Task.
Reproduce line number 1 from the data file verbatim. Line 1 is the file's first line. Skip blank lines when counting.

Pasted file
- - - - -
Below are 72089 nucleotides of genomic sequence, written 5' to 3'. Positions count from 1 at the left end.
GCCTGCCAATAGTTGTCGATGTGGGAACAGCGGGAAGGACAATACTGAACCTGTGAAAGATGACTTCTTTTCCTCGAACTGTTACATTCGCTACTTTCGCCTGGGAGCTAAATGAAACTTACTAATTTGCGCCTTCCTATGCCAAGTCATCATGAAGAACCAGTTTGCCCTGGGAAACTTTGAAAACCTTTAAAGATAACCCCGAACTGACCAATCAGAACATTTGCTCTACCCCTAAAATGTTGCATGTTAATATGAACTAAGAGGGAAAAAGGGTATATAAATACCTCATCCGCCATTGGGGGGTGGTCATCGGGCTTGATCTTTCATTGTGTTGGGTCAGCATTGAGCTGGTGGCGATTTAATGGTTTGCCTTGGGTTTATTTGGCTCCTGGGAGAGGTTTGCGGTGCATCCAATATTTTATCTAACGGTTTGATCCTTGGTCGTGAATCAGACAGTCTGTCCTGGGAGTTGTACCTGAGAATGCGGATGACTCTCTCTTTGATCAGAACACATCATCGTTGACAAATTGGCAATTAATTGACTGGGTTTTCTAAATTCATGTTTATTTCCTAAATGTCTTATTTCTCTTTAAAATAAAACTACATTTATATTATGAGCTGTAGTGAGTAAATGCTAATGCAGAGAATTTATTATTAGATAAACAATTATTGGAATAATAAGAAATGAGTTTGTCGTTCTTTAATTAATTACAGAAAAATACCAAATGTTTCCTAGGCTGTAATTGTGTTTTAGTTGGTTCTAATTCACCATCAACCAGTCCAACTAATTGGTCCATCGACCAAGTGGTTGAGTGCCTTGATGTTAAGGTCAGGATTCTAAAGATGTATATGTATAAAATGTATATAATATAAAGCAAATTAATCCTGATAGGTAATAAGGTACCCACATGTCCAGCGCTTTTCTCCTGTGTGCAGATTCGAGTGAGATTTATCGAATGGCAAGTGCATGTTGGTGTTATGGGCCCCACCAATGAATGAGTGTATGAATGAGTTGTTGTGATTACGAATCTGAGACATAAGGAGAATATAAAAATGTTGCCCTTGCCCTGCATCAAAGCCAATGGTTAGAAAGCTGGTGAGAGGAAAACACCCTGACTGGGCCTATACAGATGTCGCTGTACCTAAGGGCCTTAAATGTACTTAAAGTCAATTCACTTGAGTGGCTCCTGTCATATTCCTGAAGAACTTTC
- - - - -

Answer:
Below are 72089 nucleotides of genomic sequence, written 5' to 3'. Positions count from 1 at the left end.